Claim-aware or ACS enabled EP site are secured (HTTPS) SharePoint applications which the registered claim-based AX users can access outside of the Domain environment. This provides another way of authentication to AX other than the traditional active directory based domain users. If properly configured in conjunction with Windows Azure enabled services, an organization implementing AX, can offload the authentication mechanism to other third party Identity providers such as LiveID, Google and Yahoo.

Getting windows Azure subscription

In order to setup ACS, you need an Azure subscription (note that NOT all teams have access to Azure subscriptions). You might have to get your request approved from somebody in your line of managers. You might need a windows Live ID to get the subscription. Please check with your team and policies.

Setup ACS site on Azure management portal

Once you are provisioned as admin, you can access the azure control panel from this link.

    1. Click Active Directory on the left panel and then select ‘Access control namespace’ in the main header.
    2. If you haven’t already, create a New namespace for your service .This can be shared with other services that you may want to use in Azure (Service Bus, Caching). To create one, click ‘+New’ and then follow App Services -> Active Directory -> Access Control -> quick create. Your ACS URI will look like https://<acs_namespace>
    3. Once you’ve created a namespace, select the ACS and then click Manage. NOTE: only the Admin of the Azure subscription will be able to access the ACS Management Portal. This person then needs to give access to other co-Admins as Portal administrators for them to be able to access ACS Access Control. Instructions are available here:
    4. We need to setup Identity Providers that we are going to allow. This can be done by clicking Identity providers on the left hand side inside ACS Management Portal.
    5.  At the time of writing, following identity provider are supported and can be added in the new namespace.
        • Google
        • Yahoo
        • Facebook applications
          • FB requires specific Facebook application setup. Please consult the MS link here to setup Facebook as ACS identity provider.
          • Once you are finished with the steps mentioned in the above link, do the following two setting on Facebook app
            • In the App domain – Add “” so you can include any of your relying app site
            • In the Canvas URL – Add AD namespace URL
    6. Next add a Relying party application: select “Relying party applications” from the left side of the ACS Management Portal.
        • Select Add
        • Enter a meaningful name for the relying party (to be used internally in ACS Management Portal). For a regular secure site, it can be named as urn:<host_name>:AzureACS
        • Type in a Realm (where the authentication request will come from). For a regular secure site, it should be urn:<host_name>:AzureACS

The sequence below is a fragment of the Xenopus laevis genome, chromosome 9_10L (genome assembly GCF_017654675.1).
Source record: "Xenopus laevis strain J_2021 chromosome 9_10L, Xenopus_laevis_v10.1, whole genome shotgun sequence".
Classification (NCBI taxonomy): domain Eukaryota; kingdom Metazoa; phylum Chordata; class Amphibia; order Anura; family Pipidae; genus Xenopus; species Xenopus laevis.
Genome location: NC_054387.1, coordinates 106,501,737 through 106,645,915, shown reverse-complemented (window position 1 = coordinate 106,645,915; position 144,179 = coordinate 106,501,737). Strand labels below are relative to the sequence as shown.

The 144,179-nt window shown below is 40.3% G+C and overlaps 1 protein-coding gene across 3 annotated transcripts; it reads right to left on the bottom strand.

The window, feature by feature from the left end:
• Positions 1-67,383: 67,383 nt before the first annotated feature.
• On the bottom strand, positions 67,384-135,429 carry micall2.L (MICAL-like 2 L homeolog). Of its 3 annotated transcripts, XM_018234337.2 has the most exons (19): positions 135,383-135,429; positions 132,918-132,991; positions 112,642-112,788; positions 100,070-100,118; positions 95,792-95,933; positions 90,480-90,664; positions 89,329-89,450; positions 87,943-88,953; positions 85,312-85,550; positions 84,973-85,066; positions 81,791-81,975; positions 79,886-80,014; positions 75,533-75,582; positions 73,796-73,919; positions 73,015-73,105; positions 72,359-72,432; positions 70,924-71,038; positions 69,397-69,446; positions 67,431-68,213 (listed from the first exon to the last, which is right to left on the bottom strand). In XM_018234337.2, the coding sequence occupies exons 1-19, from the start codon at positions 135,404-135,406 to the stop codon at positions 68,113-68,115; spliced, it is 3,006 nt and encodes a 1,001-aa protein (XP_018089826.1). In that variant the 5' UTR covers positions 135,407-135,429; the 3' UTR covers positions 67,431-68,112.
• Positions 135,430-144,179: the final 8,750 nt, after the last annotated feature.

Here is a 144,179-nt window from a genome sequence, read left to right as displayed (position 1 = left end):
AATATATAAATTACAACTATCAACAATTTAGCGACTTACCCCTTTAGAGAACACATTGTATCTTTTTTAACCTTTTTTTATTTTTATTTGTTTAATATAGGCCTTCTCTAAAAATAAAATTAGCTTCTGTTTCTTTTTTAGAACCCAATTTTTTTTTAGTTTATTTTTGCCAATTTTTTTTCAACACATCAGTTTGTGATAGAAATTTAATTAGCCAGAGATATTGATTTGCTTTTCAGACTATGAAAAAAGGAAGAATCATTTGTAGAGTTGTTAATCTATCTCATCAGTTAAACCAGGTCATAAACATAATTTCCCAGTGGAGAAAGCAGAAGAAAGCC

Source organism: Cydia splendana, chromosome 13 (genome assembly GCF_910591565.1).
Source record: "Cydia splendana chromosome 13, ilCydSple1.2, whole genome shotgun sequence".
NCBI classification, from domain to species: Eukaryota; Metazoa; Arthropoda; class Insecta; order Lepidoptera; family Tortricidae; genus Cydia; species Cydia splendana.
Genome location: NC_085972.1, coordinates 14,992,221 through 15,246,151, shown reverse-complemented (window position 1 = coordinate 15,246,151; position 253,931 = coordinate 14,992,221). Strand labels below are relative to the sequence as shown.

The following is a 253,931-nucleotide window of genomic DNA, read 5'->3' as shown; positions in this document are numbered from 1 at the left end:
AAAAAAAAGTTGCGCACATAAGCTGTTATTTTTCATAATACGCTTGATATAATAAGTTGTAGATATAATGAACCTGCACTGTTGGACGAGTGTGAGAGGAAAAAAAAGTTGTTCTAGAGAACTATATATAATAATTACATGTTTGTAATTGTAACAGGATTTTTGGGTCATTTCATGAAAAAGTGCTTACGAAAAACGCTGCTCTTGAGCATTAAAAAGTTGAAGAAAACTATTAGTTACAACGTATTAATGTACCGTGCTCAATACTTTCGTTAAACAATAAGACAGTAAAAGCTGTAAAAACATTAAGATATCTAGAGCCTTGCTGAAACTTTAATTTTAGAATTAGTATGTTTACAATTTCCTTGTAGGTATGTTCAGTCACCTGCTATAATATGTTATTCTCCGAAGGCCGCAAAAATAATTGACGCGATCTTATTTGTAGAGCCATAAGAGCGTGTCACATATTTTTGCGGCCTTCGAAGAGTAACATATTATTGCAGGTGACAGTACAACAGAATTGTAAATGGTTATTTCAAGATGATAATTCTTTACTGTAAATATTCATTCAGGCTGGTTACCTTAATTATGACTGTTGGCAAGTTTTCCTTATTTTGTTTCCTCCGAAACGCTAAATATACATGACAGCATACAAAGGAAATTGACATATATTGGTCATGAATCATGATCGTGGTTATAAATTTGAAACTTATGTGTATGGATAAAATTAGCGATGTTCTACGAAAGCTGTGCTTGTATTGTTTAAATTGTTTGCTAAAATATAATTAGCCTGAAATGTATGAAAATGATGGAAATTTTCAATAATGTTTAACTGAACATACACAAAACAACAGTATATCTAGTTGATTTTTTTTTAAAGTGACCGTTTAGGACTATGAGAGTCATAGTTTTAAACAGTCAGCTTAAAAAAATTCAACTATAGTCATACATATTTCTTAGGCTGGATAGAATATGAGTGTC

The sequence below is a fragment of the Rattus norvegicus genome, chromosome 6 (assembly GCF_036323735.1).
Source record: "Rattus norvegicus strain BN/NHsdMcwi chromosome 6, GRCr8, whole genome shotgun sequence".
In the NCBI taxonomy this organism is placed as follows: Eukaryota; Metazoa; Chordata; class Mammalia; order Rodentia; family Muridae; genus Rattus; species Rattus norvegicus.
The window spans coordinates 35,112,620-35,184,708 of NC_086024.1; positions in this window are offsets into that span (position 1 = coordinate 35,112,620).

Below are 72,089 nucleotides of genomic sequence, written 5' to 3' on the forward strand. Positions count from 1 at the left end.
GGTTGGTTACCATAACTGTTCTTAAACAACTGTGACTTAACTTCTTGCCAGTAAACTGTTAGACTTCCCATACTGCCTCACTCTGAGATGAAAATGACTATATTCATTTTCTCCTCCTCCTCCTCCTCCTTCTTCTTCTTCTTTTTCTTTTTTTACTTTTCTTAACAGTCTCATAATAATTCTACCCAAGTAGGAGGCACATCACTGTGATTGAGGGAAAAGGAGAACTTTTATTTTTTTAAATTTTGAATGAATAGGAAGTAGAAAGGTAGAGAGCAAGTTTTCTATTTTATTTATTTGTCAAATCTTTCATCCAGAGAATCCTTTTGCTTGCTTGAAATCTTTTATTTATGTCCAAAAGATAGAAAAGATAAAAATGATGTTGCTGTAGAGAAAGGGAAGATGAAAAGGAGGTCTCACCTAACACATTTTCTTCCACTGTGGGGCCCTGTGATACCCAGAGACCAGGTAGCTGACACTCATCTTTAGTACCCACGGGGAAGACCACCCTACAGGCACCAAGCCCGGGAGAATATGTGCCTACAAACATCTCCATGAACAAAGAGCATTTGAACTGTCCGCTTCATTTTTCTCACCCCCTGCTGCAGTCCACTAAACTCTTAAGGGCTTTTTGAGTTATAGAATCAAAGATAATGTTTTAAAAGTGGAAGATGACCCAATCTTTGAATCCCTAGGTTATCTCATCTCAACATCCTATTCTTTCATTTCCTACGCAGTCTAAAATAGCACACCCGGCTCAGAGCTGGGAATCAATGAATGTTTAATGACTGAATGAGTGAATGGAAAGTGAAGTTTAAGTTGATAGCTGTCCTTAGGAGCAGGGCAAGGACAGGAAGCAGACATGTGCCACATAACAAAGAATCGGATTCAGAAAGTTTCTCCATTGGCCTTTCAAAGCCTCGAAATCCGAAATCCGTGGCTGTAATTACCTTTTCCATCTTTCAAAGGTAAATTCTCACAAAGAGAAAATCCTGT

• Type in the return URL  (where the ACS will redirect the web browser after a successful authentication). For a regular secure site, it should be https://<host_name&gt;:<acs_port>/_trust
          Note: At this point the claim-aware site is not created. Use any port number like 5000 and then use the same port number in section 3.3 while creating the secure site on the host machine
        • (Optional) Type in some Error URL to get redirect user in case of some unexpected exception. This is a good practice to do so
        • Token format : For AX 2012: SAML1.1
        • Token encryption policy : None
        • Token lifetime (secs) enter some large number so ACS token doesn’t expire too often, e.g. 24hrs = 86400 seconds
        • Select the Identity providers you would like to enable this application to get authentication from.
        • Rule group: select to create a new rule group.
        • Click Save.
    7. Next, configure the Rule Group just created in the above step. It should be under Rule Groups and named “Default Rule Group for <your_application_name>”
      1. Click Add
      2. On the next page, select the Identity provider that you would like configured, for example “LiveID” or “Yahoo!” or all of those.
      3. Input claim type: leave the default value of ‘Any’
      4. Input claim value: ‘Any’
      5. Output claim type: select “Pass through first input claim type”
      6. Output claim value: select “Pass through first input claim value”
      7. Click Save
    8. Now create and upload the custom token signing certificate to the ACS site
      1. Open up Server Manager and navigate to Web Server (IIS) node and select Server Certificates
      2. Open the “Server Certificates” feature and on the right panel, click “Create Self-Signed Certificate…”
      3. Specify a friendly name for the certificate and click OK
      4. Now right click that certificate on the middle panel and select “Export…”
      5. Set a path to export the file to <path_to_acs_signing_cert> and specify a password.
      6. Open up MMC.exe, File -> Add/Remove Snap-in…  and Add> Certificates node and select “Computer account” \ “Local Computer” and click Finish.
      7. Now expand Certificates (Local Computer)\Trusted Root Certification Authorities\Certificates\ and locate the certificate you just created, right click, All Tasks\Export…
      8. In the Certificate Export Wizard, select “No, do not export the private key” and use all default settings to export the certificate as .cer file. Note down the path.
      9. At this point, you should have both <acs_signing_cert>.pfx and <acs_signing_cert>.cer files.
      10. Now go back to ACS Management Portal, and on the left hand side, click “Certificate and keys”